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  • Originally posted by joni1101 View Post
    You kept the dielectric on the center conductor. What correction coefficient did you use?
    I applied no correction factor.

    The electromagnetic field of coax is totally enclosed inside the space between core & shield, and this space is totally filled with insulation. The speed of propagation along coax is therefore determined solely by elocity factor of the dielectric material in the coax.

    The antenna wire's electromagnetic field is un-enclosed, and is in a space of which the wire insulation constitutes negligible part (thickness wise). Its Velocity Factor is therefore:

    VFeff = (VF1 x t1 + VF2 x t2) / (t1+t2)
    where
    VF1 is velocity fctor of insulation, say 0.66
    t1 is thickness of insulation say, 2 mm
    VF2 is velocity fctor of air = 1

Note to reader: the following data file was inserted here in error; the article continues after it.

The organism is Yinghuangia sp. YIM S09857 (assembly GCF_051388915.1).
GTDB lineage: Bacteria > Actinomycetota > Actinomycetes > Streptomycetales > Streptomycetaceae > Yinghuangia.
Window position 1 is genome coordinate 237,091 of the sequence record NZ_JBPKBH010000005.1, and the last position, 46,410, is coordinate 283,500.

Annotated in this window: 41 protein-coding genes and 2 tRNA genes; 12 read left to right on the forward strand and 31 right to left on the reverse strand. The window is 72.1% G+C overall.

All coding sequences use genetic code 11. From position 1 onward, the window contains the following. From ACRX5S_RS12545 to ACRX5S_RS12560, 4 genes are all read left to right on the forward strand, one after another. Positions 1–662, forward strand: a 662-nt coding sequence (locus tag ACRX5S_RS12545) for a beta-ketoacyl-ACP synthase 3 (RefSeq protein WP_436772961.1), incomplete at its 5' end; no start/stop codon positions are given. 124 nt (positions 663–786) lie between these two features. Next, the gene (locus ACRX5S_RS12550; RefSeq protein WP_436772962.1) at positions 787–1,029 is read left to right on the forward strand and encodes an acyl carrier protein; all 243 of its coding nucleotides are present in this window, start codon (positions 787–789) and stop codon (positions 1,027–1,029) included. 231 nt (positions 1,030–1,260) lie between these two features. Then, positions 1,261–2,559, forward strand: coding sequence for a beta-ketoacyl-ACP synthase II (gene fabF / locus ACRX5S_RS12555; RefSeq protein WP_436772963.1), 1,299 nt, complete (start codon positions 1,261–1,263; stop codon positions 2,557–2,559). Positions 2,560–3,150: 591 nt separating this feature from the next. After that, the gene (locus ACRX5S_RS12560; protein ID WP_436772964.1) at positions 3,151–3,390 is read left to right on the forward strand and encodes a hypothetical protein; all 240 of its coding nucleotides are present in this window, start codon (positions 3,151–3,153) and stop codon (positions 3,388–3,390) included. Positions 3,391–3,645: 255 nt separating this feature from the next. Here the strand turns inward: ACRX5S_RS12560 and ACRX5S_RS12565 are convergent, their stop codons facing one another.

t2 is thickness of air say 10 km **

    **The thickness of air in which electromagnetic field of antenna wire exists is the distance between transmitting antenna and the receiving antenna, hence it is in tens or hundreds of kilometers.

    Hence VFeff = (0.66 x 0.000002 km + 1 x 10 km)/(0.000002 km+10 km) = 10.00000132 / 10.000002 = 1

    Electromagnetic field of Antenna
    Occupies space between transmitting and receiving antennas





    Electromagnetic field of a Coax cable
    Totally confined in the space between core and shield i.e. totally inside the core insulation

    Comment


    • No correction factor required for insulation on Whip
      To verify above statement, I ran analyzer with insulated and bare whips, both 67 mm.

      The test proved that correction factor for insulation is not required.
      Both gave same VSWR (1.4) and both were resonant at same frequency (1090 Mhz).
      Please see photos below:

      Whips
      67mm bare, 67mm insulated, 72mm insulated




      Insulated Whip 67 mm
      VSWR, R, X, Z, S11 at 1090 MHz





      Bare Whip 67 mm
      VSWR, R, X, Z, S11 at 1090 MHz




      Bare Whip 67 mm
      VSWR vs. Frequency sweep, marker at 1090 MHz

      Comment